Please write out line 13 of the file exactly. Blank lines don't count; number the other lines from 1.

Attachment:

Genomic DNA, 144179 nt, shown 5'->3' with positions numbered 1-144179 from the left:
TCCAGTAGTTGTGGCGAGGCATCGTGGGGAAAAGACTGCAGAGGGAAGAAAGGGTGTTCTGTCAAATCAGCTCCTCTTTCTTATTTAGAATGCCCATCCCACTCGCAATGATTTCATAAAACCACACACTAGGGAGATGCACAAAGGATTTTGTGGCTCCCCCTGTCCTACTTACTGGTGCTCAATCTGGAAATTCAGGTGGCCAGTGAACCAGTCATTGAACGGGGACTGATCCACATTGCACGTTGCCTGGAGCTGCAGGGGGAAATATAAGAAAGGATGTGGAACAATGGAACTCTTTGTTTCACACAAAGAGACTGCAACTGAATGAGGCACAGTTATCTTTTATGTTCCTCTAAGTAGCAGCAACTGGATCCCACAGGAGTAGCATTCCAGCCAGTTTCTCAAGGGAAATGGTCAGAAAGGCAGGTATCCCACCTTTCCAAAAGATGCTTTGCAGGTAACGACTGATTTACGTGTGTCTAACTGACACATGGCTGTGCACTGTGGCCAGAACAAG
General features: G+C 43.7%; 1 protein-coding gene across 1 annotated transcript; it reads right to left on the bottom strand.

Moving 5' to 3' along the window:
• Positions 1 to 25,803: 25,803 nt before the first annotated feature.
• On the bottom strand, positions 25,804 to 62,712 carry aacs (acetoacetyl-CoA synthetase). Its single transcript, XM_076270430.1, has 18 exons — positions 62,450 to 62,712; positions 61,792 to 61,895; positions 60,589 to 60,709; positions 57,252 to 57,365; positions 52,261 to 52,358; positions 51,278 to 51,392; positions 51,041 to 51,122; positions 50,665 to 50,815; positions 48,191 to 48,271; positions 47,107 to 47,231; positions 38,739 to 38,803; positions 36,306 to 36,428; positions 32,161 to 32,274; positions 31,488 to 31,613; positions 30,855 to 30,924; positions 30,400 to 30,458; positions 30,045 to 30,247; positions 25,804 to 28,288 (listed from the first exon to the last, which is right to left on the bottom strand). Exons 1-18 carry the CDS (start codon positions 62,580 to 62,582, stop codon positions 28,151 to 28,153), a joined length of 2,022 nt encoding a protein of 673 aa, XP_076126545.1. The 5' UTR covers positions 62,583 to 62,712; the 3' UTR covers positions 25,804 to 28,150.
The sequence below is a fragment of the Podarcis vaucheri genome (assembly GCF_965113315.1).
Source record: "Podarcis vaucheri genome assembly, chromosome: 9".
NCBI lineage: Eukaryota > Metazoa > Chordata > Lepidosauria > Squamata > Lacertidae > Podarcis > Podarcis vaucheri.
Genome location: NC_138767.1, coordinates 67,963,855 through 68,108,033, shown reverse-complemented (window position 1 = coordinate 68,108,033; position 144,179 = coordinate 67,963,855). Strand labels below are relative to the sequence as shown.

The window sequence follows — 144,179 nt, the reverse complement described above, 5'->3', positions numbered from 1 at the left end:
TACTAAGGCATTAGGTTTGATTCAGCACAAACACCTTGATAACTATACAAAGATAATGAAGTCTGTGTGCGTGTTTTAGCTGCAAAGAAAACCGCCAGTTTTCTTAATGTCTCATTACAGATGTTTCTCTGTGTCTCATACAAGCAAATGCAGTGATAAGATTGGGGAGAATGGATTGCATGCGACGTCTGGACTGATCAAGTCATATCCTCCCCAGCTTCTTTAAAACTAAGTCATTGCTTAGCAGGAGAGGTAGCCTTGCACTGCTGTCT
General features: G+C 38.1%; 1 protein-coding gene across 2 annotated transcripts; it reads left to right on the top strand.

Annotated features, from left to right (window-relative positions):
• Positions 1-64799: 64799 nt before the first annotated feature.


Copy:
General features: G+C 38.1%; 1 protein-coding gene across 2 annotated transcripts; it reads left to right on the top strand.